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Ataxx JP box art.jpg
Japanese arcade flyer
The Leland Corporation
Mode(s)Single-player, Multiplayer

Ataxx (アタックス) is a strategy video game that was published in arcades by The Leland Corporation in 1990. It also appeared the same year as Spot: The Video Game and later as the Microscope Puzzle from the 1993 CD-ROM game The 7th Guest. The game was invented by Dave Crummack and Craig Galley in 1988 and was originally called Infection. It was first programmed on Amiga, Commodore 64, and Atari ST.

Although Ataxx was sold as a video game and not with a physical game board, it can be played with a Reversi set.[1]


Ataxx is an abstract strategy board game that involves play by two parties on a seven-by-seven square grid. The object of the game is for the player to make pieces constitute a majority of the pieces on the board at the end of the game, by converting as many of their opponent's pieces as possible.

Ataxx gameplay

Each player begins with two pieces, red and blue, for the first player and second player respectively. The game starts with the four pieces on the four corners of the board, with red in the top left and bottom right and blue on the other two. Red moves first.

During their turn, players move one of their pieces either one or two spaces in any direction. Diagonal distances are equivalent to orthogonal distances, i.e. it is legal to move to a square whose relative position is two squares away both vertically and horizontally. If the destination is adjacent to the source, a new piece is created on the empty departure square. Otherwise the piece on the source moves to the destination. After the move, all of the opponent player's pieces adjacent to the destination square are converted to the color of the moving player. Players must move unless no legal move is possible, in which case they must pass.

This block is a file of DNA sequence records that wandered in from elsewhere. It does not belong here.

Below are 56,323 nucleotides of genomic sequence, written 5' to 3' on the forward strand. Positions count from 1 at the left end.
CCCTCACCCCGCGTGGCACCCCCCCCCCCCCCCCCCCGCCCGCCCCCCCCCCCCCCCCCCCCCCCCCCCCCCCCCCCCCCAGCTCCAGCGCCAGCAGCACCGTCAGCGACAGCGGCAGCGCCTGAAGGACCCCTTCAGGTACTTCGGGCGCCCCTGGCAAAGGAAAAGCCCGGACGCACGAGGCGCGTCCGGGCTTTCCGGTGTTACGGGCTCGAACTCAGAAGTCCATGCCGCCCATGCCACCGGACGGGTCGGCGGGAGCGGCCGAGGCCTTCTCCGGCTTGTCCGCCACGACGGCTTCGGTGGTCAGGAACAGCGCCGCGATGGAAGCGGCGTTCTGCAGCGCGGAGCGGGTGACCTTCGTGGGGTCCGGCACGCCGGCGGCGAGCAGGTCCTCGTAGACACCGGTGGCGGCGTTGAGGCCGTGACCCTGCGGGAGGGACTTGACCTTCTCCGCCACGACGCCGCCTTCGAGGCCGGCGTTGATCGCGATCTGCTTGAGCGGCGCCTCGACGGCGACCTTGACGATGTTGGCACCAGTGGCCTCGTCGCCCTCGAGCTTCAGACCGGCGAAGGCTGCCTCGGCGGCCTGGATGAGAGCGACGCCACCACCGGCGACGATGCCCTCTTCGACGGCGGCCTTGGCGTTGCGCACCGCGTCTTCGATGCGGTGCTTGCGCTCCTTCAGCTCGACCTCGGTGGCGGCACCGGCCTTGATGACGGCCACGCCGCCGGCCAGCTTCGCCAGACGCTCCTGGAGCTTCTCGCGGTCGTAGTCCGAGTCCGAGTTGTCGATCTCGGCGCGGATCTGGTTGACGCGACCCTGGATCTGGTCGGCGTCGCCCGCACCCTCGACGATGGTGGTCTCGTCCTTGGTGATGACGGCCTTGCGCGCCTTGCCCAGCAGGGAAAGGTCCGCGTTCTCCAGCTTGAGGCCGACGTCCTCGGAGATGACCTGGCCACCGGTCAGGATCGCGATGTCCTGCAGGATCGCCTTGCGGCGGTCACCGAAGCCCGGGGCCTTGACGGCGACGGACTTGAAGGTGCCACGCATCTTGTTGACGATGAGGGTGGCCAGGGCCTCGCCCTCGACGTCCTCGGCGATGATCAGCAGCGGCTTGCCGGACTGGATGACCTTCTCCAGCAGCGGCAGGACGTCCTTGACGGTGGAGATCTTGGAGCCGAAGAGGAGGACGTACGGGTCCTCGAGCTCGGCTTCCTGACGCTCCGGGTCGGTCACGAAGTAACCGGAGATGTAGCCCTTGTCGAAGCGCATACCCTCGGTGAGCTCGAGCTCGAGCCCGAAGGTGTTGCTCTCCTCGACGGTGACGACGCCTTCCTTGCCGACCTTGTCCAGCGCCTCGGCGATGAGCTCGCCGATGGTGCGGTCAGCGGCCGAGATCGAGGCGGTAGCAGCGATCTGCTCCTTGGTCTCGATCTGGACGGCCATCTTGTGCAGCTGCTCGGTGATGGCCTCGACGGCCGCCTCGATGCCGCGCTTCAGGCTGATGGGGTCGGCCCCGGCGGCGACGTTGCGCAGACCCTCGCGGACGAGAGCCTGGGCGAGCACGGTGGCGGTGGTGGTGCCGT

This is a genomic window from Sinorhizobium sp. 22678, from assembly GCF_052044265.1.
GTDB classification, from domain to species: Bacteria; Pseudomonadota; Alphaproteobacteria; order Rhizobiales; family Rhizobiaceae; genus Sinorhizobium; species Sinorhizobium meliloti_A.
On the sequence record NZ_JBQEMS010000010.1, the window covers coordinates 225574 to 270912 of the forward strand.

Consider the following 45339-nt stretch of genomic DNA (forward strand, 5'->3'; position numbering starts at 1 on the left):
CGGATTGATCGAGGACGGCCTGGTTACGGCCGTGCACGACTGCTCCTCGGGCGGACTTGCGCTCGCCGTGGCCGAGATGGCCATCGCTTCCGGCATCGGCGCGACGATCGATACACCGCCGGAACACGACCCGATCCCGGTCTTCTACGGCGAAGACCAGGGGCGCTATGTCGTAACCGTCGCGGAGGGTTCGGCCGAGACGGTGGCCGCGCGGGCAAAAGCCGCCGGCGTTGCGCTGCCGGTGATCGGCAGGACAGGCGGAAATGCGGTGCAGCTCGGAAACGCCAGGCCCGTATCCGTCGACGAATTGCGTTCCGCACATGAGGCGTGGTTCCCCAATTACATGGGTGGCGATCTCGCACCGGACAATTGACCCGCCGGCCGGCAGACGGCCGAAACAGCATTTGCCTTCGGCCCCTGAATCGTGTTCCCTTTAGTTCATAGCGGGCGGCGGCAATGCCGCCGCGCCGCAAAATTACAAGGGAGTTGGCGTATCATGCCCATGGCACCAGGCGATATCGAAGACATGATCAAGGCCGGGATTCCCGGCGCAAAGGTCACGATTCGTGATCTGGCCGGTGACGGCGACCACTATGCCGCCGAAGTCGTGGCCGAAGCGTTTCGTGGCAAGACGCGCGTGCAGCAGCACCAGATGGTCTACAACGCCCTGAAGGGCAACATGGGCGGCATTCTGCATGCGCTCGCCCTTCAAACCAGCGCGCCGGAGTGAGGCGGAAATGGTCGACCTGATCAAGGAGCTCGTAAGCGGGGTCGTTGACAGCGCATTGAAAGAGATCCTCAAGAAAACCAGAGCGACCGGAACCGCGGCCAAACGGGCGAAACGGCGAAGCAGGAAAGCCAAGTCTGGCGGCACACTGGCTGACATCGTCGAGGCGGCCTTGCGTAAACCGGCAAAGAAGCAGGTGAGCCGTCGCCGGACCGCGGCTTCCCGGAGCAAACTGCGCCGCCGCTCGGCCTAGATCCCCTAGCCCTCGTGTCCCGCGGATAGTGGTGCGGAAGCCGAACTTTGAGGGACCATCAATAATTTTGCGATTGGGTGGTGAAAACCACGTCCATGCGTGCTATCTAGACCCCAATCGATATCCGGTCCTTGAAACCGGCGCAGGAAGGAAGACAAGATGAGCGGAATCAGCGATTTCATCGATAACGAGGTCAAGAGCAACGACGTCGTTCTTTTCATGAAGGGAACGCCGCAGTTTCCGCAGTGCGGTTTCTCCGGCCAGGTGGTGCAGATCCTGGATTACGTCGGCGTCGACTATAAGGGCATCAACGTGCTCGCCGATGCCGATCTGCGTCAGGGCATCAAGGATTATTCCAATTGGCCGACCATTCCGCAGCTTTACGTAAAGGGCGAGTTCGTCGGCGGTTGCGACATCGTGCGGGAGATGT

The board configuration may be altered by having certain squares filled (not playable by either player), or using different board sizes.

The game ends when all squares have been filled or one of the players has no remaining pieces. The player with the most pieces wins. A draw may occur when the number of squares is even, either from non-playable squares or nonstandard sizes having an even number of squares. Some versions also implement the threefold repetition rule from chess.


The arcade version is timed, similarly to blitz chess. Each player's timer counts down while it is their turn to move; they lose if it reaches zero, but may buy more time (100 seconds per quarter) while the game is in progress. After completing a game (whether they won or lost), a player may choose whether or not to play another game with the time remaining.


Originally called Infection, the game was invented by Dave Crummack and Craig Galley in 1988 for Wise Owl Software, which then sold the rights to Virgin Mastertronic UK. Although versions of Infection were programmed for Amiga, Commodore 64, and Atari ST, none saw a commercial release. Eventually, the game was picked up by Virgin Mastertronic US, which licensed it to the Leland corporation, who then released it as the arcade game Ataxx in 1990. Around the same time, Virgin released its own version of the game, Spot for NES, PC, and Game Boy, based on Cool Spot, a character from a 7 Up marketing campaign of the time.[2]